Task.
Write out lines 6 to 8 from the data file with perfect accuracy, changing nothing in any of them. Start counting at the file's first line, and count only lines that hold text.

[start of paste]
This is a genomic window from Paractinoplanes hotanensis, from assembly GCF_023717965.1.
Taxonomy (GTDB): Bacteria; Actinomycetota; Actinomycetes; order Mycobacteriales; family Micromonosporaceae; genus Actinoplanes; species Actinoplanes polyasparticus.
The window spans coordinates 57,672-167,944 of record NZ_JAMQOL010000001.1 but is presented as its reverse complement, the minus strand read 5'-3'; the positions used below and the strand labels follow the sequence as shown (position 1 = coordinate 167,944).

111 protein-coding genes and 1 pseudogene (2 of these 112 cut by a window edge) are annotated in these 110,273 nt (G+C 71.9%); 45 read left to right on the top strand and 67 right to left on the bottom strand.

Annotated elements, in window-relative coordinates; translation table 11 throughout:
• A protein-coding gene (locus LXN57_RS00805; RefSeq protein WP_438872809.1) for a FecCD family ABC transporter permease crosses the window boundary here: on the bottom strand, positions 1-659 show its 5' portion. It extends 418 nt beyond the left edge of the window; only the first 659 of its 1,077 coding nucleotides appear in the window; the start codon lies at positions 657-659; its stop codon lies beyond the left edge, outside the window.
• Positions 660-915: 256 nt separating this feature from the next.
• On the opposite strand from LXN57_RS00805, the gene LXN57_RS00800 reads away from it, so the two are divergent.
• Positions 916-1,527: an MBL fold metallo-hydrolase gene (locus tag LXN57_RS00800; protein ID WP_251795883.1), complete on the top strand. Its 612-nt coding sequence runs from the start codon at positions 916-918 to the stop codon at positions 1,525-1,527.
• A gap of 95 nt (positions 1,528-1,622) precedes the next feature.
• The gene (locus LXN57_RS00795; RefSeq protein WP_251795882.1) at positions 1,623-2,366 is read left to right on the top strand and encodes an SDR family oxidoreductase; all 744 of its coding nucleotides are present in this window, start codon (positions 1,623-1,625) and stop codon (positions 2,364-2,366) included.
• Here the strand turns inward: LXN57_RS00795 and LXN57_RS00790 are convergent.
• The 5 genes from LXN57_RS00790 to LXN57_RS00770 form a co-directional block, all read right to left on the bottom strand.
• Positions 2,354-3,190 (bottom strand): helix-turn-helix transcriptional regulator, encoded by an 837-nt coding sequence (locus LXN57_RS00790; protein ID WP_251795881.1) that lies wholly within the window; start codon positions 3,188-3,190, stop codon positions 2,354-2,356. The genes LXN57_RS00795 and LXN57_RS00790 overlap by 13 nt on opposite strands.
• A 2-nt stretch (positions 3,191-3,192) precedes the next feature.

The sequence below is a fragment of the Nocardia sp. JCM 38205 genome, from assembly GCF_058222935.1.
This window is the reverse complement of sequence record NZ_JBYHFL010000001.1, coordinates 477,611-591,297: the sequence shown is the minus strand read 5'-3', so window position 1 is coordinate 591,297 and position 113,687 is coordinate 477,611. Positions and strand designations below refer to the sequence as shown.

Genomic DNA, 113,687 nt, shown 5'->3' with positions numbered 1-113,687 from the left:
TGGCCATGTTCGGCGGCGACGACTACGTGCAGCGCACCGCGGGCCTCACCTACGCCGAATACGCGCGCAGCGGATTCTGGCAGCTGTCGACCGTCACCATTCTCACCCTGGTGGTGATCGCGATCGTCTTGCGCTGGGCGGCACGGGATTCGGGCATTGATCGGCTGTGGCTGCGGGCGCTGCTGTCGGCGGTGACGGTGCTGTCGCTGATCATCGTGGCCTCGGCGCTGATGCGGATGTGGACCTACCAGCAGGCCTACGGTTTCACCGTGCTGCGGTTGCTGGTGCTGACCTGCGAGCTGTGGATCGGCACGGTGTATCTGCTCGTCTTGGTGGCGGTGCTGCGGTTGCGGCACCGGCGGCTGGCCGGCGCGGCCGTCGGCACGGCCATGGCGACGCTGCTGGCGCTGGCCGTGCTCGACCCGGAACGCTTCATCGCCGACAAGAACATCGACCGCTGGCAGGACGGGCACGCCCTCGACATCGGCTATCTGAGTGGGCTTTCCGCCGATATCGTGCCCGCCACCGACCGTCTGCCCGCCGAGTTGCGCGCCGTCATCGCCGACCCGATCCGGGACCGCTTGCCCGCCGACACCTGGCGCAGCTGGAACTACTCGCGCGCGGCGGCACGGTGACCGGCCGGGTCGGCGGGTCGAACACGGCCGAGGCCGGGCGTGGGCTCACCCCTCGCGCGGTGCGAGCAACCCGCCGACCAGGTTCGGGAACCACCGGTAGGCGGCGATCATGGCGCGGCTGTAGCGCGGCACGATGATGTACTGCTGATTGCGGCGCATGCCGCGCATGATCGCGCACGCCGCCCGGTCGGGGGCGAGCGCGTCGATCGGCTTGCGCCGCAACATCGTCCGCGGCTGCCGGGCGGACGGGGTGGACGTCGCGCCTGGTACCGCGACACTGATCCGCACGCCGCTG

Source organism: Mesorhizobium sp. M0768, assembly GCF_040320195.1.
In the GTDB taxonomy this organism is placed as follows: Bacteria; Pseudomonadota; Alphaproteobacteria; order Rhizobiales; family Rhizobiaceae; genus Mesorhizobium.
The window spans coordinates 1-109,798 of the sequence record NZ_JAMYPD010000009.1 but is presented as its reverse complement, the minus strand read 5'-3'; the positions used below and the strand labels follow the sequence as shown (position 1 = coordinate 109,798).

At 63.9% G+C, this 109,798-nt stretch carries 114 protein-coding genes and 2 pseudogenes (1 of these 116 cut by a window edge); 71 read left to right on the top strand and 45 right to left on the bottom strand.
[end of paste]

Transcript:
• A protein-coding gene (locus LXN57_RS00805; RefSeq protein WP_438872809.1) for a FecCD family ABC transporter permease crosses the window boundary here: on the bottom strand, positions 1-659 show its 5' portion. It extends 418 nt beyond the left edge of the window; only the first 659 of its 1,077 coding nucleotides appear in the window; the start codon lies at positions 657-659; its stop codon lies beyond the left edge, outside the window.
• Positions 660-915: 256 nt separating this feature from the next.
• On the opposite strand from LXN57_RS00805, the gene LXN57_RS00800 reads away from it, so the two are divergent.